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Melting of Greenland's ice is 'off the charts,' study shows

Greenland's massive ice sheets contain enough water to ...

Posted: Dec 7, 2018 10:37 AM
Updated: Dec 7, 2018 10:37 AM

Greenland's massive ice sheets contain enough water to raise global sea levels by 23 feet, and a new study shows that they are melting at a rate "unprecedented" over centuries -- and likely thousands of years.

The study, published Thursday in the scientific journal Nature, found that Greenland's ice loss accelerated rapidly in the past two decades after remaining relatively stable since the dawn of the Industrial Revolution in the mid-1800s.

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Today, Greenland's ice sheets are melting at a rate 50% higher than pre-industrial levels and 33% above 20th-century levels, the scientists found.

Global warning: Greenland's melting glaciers may someday flood your city

"What we were able to show is that the melting that Greenland is experiencing today is really unprecedented and off the charts in the longer-term context," said Sarah Das, an associate scientist at the Woods Hole Oceanographic Institution and a co-author of the study.

To determine just how fast Greenland's ice is retreating compared with the past, scientists used a drill the size of a traffic light pole to take ice core samples.

The samples were taken from sites more than 6,000 feet above sea level, giving the researchers a window into melting on the ice sheet over the past several centuries.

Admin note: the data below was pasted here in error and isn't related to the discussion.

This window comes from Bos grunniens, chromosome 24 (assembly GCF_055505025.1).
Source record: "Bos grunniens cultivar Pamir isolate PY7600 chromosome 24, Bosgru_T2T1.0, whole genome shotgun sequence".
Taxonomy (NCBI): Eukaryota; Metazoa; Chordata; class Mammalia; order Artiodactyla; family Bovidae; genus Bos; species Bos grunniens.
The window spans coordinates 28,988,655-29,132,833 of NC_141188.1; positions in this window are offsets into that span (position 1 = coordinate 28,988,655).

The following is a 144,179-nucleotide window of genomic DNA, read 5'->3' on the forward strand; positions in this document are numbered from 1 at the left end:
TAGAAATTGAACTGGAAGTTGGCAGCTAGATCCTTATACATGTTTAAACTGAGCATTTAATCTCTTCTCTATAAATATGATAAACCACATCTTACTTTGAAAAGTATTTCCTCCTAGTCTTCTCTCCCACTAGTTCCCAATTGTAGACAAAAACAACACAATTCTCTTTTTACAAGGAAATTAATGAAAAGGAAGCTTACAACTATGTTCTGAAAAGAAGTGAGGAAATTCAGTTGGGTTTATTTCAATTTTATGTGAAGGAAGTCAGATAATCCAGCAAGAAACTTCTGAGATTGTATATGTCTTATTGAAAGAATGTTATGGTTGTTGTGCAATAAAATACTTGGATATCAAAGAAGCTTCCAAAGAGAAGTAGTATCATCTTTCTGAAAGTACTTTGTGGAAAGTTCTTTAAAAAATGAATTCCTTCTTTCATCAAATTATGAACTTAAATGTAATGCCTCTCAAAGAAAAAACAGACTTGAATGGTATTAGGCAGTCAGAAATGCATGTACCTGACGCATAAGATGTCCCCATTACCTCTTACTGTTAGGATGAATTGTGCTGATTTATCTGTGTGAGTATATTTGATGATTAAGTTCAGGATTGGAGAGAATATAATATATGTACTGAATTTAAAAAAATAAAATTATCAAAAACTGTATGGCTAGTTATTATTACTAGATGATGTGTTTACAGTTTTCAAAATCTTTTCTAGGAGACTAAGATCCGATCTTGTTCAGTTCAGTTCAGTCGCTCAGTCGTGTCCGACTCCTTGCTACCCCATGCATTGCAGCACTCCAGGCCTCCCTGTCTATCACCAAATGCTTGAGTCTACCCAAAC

In the wake of October's dire report from the UN Intergovernmental Panel on Climate Change warning that civilization has just more than a decade to stave off climate catastrophe, Thursday's report spells more bad news for the planet, especially the millions of people living near the world's oceans.

Melting from Greenland's ice sheet is the largest single driver of global sea level rise, which scientists predict could swamp coastal cities and settlements in the coming decades.

Eight of the 10 largest cities in the world are near coasts, and 40% to 50% of the global population lives in coastal areas vulnerable to rising seas.

The study also found that Greenland's ice loss is driven primarily by warmer summer air and that even small rises in temperature can trigger exponential increases in the ice's melt rate.

"As the atmosphere continues to warm, melting will outpace that warming and continue to accelerate," said Luke Trusel, an assistant professor at Rowan University and study co-author.

According to Trusel, the current thought in the scientific community is that there is a temperature threshold that could trigger a point of no return for the eventual melting of Greenland and Antarctica's ice sheets. And though we don't know exactly what that temperature tipping point is, "what's clear is that the more we warm, the more ice melts."

"Once the ice sheets reach these tipping points, it's thought that they'll go into a state of irreversible retreat, so they'll be responding to what we do now for centuries and milliennia into the future," Trusel said.

What it's like at the ground zero of climate change

Das stressed that although climate science often focuses on the future impacts of warming, the findings show that the climate is already undergoing hugely significant changes.

"Climate change -- whether it's in Greenland or in your backyard -- is already here and already happening and already impacting people. It's not something that's coming in the future, and this study really drives home that point," she said.

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